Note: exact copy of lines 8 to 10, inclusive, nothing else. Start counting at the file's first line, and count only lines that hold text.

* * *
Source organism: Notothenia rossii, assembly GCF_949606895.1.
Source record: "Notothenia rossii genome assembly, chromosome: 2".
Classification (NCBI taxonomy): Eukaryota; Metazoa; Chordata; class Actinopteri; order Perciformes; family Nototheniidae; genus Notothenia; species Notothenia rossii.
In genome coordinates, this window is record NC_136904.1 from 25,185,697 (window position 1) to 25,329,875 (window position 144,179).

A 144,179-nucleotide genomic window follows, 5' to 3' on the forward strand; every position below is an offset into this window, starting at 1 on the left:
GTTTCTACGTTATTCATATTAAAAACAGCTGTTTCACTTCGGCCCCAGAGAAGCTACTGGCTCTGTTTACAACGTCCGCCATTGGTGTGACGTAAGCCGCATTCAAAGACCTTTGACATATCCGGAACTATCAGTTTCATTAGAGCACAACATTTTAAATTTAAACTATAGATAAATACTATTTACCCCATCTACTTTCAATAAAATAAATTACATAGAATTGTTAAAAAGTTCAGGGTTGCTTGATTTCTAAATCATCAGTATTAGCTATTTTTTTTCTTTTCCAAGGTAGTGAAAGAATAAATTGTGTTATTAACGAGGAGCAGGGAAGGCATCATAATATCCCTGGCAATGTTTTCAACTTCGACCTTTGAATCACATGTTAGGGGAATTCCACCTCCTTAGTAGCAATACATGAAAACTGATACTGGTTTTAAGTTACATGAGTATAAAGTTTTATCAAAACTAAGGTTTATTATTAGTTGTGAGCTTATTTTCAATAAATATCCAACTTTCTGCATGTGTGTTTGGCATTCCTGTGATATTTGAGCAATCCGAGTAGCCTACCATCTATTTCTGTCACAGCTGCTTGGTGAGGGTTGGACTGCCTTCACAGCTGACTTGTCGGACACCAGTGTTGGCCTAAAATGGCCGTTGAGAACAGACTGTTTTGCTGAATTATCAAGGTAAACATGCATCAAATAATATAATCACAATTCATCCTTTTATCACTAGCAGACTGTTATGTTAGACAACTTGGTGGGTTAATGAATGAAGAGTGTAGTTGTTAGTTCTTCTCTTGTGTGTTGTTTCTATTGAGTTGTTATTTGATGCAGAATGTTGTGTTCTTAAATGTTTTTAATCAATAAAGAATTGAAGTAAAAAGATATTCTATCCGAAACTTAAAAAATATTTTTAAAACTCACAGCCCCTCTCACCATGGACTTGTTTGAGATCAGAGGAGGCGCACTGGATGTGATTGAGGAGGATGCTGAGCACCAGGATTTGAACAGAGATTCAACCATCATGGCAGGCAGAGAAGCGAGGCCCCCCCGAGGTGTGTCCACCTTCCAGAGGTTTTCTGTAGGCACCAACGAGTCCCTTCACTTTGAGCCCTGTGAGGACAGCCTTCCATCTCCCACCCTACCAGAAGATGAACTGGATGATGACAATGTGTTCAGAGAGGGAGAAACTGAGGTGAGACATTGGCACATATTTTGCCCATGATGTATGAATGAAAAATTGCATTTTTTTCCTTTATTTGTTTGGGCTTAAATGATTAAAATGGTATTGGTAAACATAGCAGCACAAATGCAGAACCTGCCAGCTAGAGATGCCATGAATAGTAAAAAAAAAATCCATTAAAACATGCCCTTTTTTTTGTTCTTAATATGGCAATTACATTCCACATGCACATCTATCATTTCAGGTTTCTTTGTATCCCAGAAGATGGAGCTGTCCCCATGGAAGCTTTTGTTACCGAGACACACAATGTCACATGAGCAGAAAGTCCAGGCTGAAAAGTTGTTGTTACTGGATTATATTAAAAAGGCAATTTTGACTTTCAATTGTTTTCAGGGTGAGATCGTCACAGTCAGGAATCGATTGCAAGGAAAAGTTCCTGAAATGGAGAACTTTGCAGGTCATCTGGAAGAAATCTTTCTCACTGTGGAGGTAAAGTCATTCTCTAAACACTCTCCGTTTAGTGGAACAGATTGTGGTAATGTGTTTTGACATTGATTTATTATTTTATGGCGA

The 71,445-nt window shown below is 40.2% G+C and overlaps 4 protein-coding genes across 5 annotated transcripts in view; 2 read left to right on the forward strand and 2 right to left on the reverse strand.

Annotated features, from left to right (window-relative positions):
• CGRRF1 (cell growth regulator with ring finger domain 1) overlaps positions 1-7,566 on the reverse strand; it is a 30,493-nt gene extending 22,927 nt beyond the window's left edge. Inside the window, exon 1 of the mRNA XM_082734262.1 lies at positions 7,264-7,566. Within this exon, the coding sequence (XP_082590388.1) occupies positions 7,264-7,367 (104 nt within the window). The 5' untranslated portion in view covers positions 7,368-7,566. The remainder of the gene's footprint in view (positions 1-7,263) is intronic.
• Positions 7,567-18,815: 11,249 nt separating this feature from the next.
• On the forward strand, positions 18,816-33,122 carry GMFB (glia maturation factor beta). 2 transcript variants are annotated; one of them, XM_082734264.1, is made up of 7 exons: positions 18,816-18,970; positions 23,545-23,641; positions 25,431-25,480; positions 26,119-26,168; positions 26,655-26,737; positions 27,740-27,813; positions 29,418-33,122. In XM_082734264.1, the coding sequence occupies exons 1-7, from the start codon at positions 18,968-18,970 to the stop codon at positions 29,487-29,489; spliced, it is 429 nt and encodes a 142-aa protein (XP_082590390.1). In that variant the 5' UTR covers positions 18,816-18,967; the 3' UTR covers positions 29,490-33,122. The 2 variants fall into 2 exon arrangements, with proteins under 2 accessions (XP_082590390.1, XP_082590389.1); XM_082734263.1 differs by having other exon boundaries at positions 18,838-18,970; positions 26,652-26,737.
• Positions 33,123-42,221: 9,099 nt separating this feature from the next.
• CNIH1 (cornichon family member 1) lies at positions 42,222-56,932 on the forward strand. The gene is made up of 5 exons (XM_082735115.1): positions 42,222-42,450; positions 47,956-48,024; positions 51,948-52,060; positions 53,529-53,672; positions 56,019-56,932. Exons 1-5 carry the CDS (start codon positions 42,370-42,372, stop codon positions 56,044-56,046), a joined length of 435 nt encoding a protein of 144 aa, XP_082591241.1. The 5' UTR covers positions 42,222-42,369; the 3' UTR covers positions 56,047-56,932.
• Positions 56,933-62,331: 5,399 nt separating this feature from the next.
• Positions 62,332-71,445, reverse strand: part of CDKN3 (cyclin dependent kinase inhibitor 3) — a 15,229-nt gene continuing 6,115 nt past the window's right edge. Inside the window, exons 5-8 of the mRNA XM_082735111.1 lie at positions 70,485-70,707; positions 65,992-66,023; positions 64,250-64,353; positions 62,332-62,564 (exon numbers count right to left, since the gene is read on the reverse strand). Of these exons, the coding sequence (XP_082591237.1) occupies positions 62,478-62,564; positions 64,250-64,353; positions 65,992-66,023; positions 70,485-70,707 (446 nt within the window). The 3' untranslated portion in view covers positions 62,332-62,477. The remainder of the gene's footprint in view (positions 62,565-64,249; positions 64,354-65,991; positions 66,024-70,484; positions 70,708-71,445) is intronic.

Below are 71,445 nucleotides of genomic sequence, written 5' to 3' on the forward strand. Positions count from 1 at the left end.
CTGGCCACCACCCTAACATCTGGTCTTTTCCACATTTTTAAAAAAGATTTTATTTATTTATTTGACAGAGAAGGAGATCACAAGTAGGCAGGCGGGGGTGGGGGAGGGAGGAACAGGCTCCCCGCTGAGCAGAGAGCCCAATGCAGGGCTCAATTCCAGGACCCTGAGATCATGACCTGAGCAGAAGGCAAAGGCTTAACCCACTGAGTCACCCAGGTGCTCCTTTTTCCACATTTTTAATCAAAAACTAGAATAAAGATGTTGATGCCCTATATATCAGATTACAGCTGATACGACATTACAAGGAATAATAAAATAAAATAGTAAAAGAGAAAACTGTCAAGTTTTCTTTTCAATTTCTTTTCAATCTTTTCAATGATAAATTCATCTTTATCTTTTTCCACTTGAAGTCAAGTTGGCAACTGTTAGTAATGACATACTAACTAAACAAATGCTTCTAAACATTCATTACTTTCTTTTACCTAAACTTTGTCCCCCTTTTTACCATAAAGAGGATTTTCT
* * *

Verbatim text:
Annotated features, from left to right (window-relative positions):
• CGRRF1 (cell growth regulator with ring finger domain 1) overlaps positions 1-7,566 on the reverse strand; it is a 30,493-nt gene extending 22,927 nt beyond the window's left edge. Inside the window, exon 1 of the mRNA XM_082734262.1 lies at positions 7,264-7,566. Within this exon, the coding sequence (XP_082590388.1) occupies positions 7,264-7,367 (104 nt within the window). The 5' untranslated portion in view covers positions 7,368-7,566. The remainder of the gene's footprint in view (positions 1-7,263) is intronic.
• Positions 7,567-18,815: 11,249 nt separating this feature from the next.